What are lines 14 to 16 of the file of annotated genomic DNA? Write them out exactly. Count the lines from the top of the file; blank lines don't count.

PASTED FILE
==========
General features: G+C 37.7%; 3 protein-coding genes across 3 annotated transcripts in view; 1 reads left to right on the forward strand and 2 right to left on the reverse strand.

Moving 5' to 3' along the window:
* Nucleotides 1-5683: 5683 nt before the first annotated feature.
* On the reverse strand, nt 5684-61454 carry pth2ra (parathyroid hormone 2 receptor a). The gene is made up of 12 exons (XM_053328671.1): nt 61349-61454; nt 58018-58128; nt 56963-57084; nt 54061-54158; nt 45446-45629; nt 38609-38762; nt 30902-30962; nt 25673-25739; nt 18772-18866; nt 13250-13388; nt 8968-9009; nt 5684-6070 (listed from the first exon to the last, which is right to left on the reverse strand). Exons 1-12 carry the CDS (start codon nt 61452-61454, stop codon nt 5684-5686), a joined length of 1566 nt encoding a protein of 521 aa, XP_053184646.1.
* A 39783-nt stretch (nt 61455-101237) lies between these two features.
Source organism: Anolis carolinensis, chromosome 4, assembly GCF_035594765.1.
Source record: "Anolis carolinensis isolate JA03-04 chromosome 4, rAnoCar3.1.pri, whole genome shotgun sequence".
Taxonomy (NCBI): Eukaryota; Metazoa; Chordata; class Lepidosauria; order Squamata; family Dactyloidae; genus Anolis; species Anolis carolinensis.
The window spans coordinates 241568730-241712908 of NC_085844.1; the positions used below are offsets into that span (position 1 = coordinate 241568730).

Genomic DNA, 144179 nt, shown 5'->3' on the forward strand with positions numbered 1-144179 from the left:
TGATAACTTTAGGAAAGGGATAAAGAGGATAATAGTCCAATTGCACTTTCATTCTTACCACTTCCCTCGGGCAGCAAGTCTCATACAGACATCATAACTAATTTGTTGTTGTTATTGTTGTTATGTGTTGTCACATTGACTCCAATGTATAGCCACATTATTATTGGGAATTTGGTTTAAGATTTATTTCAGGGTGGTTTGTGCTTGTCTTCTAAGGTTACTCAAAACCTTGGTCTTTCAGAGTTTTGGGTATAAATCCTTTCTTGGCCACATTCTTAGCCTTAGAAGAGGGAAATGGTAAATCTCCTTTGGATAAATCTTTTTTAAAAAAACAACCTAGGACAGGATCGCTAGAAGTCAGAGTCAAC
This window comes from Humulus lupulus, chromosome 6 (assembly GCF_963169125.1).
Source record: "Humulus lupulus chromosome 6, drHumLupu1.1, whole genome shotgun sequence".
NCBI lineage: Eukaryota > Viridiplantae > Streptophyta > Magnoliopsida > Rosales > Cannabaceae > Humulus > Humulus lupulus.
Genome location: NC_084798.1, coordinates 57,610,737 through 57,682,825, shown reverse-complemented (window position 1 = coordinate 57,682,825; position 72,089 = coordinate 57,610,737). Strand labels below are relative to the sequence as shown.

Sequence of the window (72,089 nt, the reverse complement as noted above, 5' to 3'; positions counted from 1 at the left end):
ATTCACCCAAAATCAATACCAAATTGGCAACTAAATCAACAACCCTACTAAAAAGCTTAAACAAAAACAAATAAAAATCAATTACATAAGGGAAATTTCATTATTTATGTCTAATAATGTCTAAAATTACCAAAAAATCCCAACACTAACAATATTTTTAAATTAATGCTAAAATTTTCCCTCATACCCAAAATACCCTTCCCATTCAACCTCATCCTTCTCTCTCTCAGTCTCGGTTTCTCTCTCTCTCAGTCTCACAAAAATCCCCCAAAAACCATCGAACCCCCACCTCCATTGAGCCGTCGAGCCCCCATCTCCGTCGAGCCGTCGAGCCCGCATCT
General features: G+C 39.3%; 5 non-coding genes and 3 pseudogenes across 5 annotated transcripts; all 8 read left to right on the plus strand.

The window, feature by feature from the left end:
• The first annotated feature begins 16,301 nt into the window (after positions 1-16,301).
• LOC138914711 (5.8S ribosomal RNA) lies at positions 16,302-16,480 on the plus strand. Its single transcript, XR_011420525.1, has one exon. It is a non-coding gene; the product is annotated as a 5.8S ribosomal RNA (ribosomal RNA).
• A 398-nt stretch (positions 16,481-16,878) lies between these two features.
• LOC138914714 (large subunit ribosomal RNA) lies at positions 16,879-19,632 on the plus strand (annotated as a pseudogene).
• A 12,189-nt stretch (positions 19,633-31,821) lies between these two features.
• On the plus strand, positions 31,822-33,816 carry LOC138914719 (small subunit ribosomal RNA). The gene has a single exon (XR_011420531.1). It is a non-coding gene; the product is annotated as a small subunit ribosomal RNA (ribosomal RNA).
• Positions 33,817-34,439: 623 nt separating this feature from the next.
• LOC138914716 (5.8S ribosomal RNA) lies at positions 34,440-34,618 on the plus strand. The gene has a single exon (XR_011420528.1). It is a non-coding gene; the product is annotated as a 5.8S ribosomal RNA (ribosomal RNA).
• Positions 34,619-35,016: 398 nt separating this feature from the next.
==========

NCBI lineage: Eukaryota > Viridiplantae > Streptophyta > Magnoliopsida > Rosales > Cannabaceae > Humulus > Humulus lupulus.
Genome location: NC_084798.1, coordinates 57,610,737 through 57,682,825, shown reverse-complemented (window position 1 = coordinate 57,682,825; position 72,089 = coordinate 57,610,737). Strand labels below are relative to the sequence as shown.

Sequence of the window (72,089 nt, the reverse complement as noted above, 5' to 3'; positions counted from 1 at the left end):